Believe it or not, the first known pop-up element in a book appeared in an astrological manuscript in 1306. During the ensuing centuries, movable mechanics were used in more and more books--but only for adults. In the 1700s a British bookseller came up with the idea of illustrating well-known children's stories with movable flaps of paper. The rest, as they say, is history. Now aspiring paper mechanics (creative engineer-artists who create dimensional and movable books, otherwise known as pop-ups) can learn the how-tos and wherefores of this marvelous craft. From tip-ons to dummies to glue knock-outs, all the intricacies of pop-up production are outlined and explained.
Readers are invited to take apart the sample pop-ups (as long as they promise to put them back together!) to determine exactly how each score folds and where each glue point is. Instructions are somewhat advanced, but the dimensional samples and the step-by-step photographic essay on how a pop-up is made will ease the journey. David Carter and James Diaz have each created many, many pop-up books, and are passionate about their trade. So blow the cobwebs out of the geometry corner of your brain, and get to work! (Ages 9 and older) --Emilie Coulter
From School Library Journal
Grade 3 Up-Two eminent paper engineers offer a nearly encyclopedic gallery of moving effects, with more than 50 different working models. They are set-when appropriate-on flaps, making the inner workings visible, and include precise design and assembly notes, all sandwiched between a partial history of pop-ups and an artist's-eye view of the production stages of this popular art form. A commanding safety note warns children away from craft knives, and though most of the effects require dexterity and patience to reproduce, the authors have flagged easier projects. All of the models, even the spectacular, full-spread opener, are constructed of white, undecorated stock, but the authors urge aspiring paper engineers to expand the possibilities by experimenting with combined effects or even inventing new ones. Despite some sketchy peripherals-the opening history stops with Jonathan Miller's The Human Body (Viking, 1983)-this book is not only a work of art in itself, but also a practical manual that takes a huge step past Barbara Valenta's Pop-o-mania (Dial, 1997). A link from the authors' and publisher's Web sites leads to reproducible, flat patterns for every tab, tube, cutout, wheel, and cam.John Peters, New York Public Library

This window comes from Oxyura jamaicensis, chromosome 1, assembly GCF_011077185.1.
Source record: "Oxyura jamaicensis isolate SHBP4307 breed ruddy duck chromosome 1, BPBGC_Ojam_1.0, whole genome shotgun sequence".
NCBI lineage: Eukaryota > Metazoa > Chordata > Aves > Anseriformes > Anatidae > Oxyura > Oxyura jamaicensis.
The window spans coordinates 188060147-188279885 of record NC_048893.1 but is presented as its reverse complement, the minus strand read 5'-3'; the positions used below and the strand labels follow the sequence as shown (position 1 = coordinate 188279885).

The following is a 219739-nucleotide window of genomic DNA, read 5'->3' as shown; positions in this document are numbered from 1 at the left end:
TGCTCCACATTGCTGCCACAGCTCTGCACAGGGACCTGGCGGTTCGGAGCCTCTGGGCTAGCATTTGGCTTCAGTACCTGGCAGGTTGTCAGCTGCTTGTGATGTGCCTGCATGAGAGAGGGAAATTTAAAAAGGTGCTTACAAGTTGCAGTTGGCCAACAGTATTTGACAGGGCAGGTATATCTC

Copyright 2000 Reed Business Information, Inc.